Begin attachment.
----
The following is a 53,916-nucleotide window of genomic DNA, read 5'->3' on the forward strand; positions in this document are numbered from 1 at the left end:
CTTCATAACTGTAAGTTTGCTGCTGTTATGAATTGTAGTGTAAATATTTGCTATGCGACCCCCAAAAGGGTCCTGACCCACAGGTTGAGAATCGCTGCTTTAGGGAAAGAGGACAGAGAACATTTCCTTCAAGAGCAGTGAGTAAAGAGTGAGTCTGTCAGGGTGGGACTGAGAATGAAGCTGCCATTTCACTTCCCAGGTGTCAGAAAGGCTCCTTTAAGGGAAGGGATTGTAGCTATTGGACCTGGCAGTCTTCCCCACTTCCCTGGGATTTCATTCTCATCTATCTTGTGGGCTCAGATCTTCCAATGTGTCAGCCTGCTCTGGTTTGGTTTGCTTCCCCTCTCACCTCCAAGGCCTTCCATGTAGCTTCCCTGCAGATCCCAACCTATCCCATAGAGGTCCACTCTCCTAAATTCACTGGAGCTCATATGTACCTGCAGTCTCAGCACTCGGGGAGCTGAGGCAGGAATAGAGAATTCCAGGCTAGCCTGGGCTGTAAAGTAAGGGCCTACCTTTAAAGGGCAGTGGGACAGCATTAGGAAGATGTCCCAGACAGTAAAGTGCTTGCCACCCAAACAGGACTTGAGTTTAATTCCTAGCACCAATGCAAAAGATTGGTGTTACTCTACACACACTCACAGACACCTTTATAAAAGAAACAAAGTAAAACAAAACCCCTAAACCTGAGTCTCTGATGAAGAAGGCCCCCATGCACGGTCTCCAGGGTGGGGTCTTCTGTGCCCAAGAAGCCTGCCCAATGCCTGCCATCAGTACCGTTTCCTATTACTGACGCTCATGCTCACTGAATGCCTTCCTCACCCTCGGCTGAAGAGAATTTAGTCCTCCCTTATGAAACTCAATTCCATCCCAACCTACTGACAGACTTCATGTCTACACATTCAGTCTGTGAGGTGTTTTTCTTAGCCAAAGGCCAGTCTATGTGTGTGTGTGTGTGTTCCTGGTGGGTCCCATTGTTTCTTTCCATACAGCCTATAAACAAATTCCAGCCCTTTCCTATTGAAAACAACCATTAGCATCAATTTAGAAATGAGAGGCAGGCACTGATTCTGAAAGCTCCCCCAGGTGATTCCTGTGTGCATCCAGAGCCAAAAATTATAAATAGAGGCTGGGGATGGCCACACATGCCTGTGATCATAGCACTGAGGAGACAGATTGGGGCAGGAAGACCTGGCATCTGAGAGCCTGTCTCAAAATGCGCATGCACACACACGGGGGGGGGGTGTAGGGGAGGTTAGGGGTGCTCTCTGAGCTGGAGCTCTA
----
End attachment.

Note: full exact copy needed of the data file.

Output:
The following is a 53,916-nucleotide window of genomic DNA, read 5'->3' on the forward strand; positions in this document are numbered from 1 at the left end:
CTTCATAACTGTAAGTTTGCTGCTGTTATGAATTGTAGTGTAAATATTTGCTATGCGACCCCCAAAAGGGTCCTGACCCACAGGTTGAGAATCGCTGCTTTAGGGAAAGAGGACAGAGAACATTTCCTTCAAGAGCAGTGAGTAAAGAGTGAGTCTGTCAGGGTGGGACTGAGAATGAAGCTGCCATTTCACTTCCCAGGTGTCAGAAAGGCTCCTTTAAGGGAAGGGATTGTAGCTATTGGACCTGGCAGTCTTCCCCACTTCCCTGGGATTTCATTCTCATCTATCTTGTGGGCTCAGATCTTCCAATGTGTCAGCCTGCTCTGGTTTGGTTTGCTTCCCCTCTCACCTCCAAGGCCTTCCATGTAGCTTCCCTGCAGATCCCAACCTATCCCATAGAGGTCCACTCTCCTAAATTCACTGGAGCTCATATGTACCTGCAGTCTCAGCACTCGGGGAGCTGAGGCAGGAATAGAGAATTCCAGGCTAGCCTGGGCTGTAAAGTAAGGGCCTACCTTTAAAGGGCAGTGGGACAGCATTAGGAAGATGTCCCAGACAGTAAAGTGCTTGCCACCCAAACAGGACTTGAGTTTAATTCCTAGCACCAATGCAAAAGATTGGTGTTACTCTACACACACTCACAGACACCTTTATAAAAGAAACAAAGTAAAACAAAACCCCTAAACCTGAGTCTCTGATGAAGAAGGCCCCCATGCACGGTCTCCAGGGTGGGGTCTTCTGTGCCCAAGAAGCCTGCCCAATGCCTGCCATCAGTACCGTTTCCTATTACTGACGCTCATGCTCACTGAATGCCTTCCTCACCCTCGGCTGAAGAGAATTTAGTCCTCCCTTATGAAACTCAATTCCATCCCAACCTACTGACAGACTTCATGTCTACACATTCAGTCTGTGAGGTGTTTTTCTTAGCCAAAGGCCAGTCTATGTGTGTGTGTGTGTGTTCCTGGTGGGTCCCATTGTTTCTTTCCATACAGCCTATAAACAAATTCCAGCCCTTTCCTATTGAAAACAACCATTAGCATCAATTTAGAAATGAGAGGCAGGCACTGATTCTGAAAGCTCCCCCAGGTGATTCCTGTGTGCATCCAGAGCCAAAAATTATAAATAGAGGCTGGGGATGGCCACACATGCCTGTGATCATAGCACTGAGGAGACAGATTGGGGCAGGAAGACCTGGCATCTGAGAGCCTGTCTCAAAATGCGCATGCACACACACGGGGGGGGGGTGTAGGGGAGGTTAGGGGTGCTCTCTGAGCTGGAGCTCTA